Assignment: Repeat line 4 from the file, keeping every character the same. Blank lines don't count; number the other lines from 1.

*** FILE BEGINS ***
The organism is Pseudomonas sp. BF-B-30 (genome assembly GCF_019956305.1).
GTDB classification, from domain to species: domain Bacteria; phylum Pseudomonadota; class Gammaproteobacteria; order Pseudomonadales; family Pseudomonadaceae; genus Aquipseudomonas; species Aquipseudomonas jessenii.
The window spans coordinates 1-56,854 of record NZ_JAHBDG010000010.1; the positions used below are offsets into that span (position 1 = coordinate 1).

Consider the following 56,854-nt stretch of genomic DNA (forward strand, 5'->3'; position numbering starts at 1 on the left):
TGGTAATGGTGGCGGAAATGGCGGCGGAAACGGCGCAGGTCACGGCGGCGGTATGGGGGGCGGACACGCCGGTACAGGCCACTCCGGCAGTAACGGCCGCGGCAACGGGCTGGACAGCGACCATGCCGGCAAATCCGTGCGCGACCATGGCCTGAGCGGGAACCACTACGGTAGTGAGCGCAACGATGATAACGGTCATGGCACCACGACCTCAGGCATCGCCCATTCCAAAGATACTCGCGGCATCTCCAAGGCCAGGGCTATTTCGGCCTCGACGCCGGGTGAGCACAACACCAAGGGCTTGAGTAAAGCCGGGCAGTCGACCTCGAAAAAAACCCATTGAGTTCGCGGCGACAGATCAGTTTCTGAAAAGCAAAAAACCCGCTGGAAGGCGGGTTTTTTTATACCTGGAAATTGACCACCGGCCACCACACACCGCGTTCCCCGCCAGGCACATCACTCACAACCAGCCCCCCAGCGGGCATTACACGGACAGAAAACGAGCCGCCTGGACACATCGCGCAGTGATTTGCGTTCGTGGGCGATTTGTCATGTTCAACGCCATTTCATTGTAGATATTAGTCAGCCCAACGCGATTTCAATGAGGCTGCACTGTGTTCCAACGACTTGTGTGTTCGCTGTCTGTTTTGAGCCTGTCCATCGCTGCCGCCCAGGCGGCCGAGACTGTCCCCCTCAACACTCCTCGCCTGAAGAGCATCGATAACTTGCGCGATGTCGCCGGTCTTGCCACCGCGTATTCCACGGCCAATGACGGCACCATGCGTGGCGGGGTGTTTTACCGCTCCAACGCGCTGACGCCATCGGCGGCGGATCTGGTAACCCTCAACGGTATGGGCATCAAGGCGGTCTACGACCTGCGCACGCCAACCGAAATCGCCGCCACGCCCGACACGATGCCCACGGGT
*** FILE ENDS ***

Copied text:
Consider the following 56,854-nt stretch of genomic DNA (forward strand, 5'->3'; position numbering starts at 1 on the left):